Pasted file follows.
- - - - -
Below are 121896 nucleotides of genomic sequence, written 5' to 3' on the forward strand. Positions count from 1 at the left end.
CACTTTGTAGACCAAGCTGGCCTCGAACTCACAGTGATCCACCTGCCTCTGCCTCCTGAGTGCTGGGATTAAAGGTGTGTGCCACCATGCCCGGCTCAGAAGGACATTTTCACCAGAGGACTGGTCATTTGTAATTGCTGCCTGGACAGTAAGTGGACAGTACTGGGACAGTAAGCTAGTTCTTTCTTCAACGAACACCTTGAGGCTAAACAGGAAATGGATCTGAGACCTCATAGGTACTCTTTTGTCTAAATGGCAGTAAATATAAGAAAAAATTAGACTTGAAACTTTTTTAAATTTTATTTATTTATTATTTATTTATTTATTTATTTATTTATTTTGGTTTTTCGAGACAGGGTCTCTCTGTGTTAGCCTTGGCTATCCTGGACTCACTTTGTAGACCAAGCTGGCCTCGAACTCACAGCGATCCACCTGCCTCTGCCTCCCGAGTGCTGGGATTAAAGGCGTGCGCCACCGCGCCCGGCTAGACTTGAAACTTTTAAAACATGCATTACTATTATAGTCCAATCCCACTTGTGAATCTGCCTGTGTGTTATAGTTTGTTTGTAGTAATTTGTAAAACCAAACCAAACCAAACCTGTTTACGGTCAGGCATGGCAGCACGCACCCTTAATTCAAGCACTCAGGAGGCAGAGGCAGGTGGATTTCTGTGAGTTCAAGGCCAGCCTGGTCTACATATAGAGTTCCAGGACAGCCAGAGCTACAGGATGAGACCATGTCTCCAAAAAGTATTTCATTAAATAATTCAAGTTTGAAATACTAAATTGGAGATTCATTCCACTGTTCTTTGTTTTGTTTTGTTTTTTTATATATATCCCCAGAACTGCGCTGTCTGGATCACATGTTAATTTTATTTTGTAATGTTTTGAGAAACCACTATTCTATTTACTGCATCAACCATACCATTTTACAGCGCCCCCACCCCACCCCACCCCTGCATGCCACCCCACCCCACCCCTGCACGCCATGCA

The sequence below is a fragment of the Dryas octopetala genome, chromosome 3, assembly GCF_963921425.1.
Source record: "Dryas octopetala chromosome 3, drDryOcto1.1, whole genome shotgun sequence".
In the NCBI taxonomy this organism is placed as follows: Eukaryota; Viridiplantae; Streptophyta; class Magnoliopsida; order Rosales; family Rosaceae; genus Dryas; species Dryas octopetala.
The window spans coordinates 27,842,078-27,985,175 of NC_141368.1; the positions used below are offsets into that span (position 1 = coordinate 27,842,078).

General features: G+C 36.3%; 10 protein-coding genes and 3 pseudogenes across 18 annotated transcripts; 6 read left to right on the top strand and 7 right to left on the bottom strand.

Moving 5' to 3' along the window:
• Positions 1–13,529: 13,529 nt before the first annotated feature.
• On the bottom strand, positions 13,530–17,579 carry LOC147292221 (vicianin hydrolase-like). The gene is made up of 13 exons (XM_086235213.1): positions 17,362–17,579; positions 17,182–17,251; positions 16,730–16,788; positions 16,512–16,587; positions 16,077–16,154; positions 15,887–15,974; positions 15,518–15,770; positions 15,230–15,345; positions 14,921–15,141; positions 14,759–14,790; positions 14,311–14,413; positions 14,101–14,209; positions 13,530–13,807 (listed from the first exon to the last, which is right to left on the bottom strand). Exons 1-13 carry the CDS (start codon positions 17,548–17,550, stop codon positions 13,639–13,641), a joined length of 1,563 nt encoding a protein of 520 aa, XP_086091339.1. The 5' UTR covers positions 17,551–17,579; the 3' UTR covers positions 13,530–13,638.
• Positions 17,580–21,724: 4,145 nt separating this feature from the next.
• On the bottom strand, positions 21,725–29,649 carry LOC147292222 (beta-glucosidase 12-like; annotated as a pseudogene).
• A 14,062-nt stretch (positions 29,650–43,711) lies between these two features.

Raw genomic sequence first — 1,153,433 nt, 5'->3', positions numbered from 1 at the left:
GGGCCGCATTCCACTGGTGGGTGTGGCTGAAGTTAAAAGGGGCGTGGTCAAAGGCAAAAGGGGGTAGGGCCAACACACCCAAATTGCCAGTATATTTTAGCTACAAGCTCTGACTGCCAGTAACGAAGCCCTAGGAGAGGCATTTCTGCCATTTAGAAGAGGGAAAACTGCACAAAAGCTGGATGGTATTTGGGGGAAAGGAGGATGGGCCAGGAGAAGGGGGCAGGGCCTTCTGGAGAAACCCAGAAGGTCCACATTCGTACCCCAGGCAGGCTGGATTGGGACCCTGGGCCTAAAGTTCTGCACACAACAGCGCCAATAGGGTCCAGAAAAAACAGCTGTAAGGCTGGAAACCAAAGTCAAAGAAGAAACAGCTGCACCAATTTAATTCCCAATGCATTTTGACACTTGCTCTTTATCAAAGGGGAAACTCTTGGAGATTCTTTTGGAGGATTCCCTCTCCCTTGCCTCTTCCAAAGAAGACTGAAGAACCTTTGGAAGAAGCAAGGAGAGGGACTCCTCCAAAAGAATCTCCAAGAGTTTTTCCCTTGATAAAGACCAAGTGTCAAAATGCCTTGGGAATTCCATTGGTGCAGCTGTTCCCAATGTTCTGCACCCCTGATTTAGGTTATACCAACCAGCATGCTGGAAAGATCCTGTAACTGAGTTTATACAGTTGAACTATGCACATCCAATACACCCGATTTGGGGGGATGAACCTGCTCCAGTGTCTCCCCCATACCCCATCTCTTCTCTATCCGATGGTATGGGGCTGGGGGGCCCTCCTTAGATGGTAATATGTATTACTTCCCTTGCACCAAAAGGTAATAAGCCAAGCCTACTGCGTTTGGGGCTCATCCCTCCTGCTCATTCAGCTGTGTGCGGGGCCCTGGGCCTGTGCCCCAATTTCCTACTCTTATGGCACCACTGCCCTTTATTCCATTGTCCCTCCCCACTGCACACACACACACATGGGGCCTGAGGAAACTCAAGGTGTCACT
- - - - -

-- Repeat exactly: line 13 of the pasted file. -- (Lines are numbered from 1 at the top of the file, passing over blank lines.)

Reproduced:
• A 14,062-nt stretch (positions 29,650–43,711) lies between these two features.